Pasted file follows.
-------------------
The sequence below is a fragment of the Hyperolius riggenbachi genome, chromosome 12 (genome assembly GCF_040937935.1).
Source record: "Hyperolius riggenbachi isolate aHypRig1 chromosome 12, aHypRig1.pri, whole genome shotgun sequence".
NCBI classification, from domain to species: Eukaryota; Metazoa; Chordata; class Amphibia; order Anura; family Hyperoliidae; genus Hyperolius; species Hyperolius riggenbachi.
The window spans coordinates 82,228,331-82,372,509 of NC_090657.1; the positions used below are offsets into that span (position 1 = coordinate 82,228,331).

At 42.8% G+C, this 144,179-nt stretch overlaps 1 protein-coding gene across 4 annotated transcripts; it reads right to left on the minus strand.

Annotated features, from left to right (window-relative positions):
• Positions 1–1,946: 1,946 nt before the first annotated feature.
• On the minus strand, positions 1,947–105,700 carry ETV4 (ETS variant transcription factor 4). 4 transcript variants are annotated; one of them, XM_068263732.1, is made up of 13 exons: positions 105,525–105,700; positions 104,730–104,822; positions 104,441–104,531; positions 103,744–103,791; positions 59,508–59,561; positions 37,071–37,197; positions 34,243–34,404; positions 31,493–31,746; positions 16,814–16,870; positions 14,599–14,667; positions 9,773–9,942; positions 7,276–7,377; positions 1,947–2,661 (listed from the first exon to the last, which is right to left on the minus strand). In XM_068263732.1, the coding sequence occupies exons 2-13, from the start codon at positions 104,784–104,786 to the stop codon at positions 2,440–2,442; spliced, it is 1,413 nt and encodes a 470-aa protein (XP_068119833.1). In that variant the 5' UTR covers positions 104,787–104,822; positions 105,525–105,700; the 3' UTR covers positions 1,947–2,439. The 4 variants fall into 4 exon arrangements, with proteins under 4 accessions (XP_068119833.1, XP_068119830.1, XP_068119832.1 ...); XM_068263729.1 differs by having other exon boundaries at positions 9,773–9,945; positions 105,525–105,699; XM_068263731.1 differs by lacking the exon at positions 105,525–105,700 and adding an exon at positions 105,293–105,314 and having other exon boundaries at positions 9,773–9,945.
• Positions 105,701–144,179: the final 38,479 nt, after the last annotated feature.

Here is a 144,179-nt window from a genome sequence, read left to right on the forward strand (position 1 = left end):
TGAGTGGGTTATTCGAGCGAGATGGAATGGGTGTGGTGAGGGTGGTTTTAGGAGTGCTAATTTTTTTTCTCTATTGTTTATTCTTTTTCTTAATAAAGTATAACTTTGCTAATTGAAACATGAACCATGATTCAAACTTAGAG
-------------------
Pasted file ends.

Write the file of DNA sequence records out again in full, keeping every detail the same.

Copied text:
The sequence below is a fragment of the Hyperolius riggenbachi genome, chromosome 12 (genome assembly GCF_040937935.1).
Source record: "Hyperolius riggenbachi isolate aHypRig1 chromosome 12, aHypRig1.pri, whole genome shotgun sequence".
NCBI classification, from domain to species: Eukaryota; Metazoa; Chordata; class Amphibia; order Anura; family Hyperoliidae; genus Hyperolius; species Hyperolius riggenbachi.
The window spans coordinates 82,228,331-82,372,509 of NC_090657.1; the positions used below are offsets into that span (position 1 = coordinate 82,228,331).

At 42.8% G+C, this 144,179-nt stretch overlaps 1 protein-coding gene across 4 annotated transcripts; it reads right to left on the minus strand.

Annotated features, from left to right (window-relative positions):
• Positions 1–1,946: 1,946 nt before the first annotated feature.
• On the minus strand, positions 1,947–105,700 carry ETV4 (ETS variant transcription factor 4). 4 transcript variants are annotated; one of them, XM_068263732.1, is made up of 13 exons: positions 105,525–105,700; positions 104,730–104,822; positions 104,441–104,531; positions 103,744–103,791; positions 59,508–59,561; positions 37,071–37,197; positions 34,243–34,404; positions 31,493–31,746; positions 16,814–16,870; positions 14,599–14,667; positions 9,773–9,942; positions 7,276–7,377; positions 1,947–2,661 (listed from the first exon to the last, which is right to left on the minus strand). In XM_068263732.1, the coding sequence occupies exons 2-13, from the start codon at positions 104,784–104,786 to the stop codon at positions 2,440–2,442; spliced, it is 1,413 nt and encodes a 470-aa protein (XP_068119833.1). In that variant the 5' UTR covers positions 104,787–104,822; positions 105,525–105,700; the 3' UTR covers positions 1,947–2,439. The 4 variants fall into 4 exon arrangements, with proteins under 4 accessions (XP_068119833.1, XP_068119830.1, XP_068119832.1 ...); XM_068263729.1 differs by having other exon boundaries at positions 9,773–9,945; positions 105,525–105,699; XM_068263731.1 differs by lacking the exon at positions 105,525–105,700 and adding an exon at positions 105,293–105,314 and having other exon boundaries at positions 9,773–9,945.
• Positions 105,701–144,179: the final 38,479 nt, after the last annotated feature.

Here is a 144,179-nt window from a genome sequence, read left to right on the forward strand (position 1 = left end):
TGAGTGGGTTATTCGAGCGAGATGGAATGGGTGTGGTGAGGGTGGTTTTAGGAGTGCTAATTTTTTTTCTCTATTGTTTATTCTTTTTCTTAATAAAGTATAACTTTGCTAATTGAAACATGAACCATGATTCAAACTTAGAG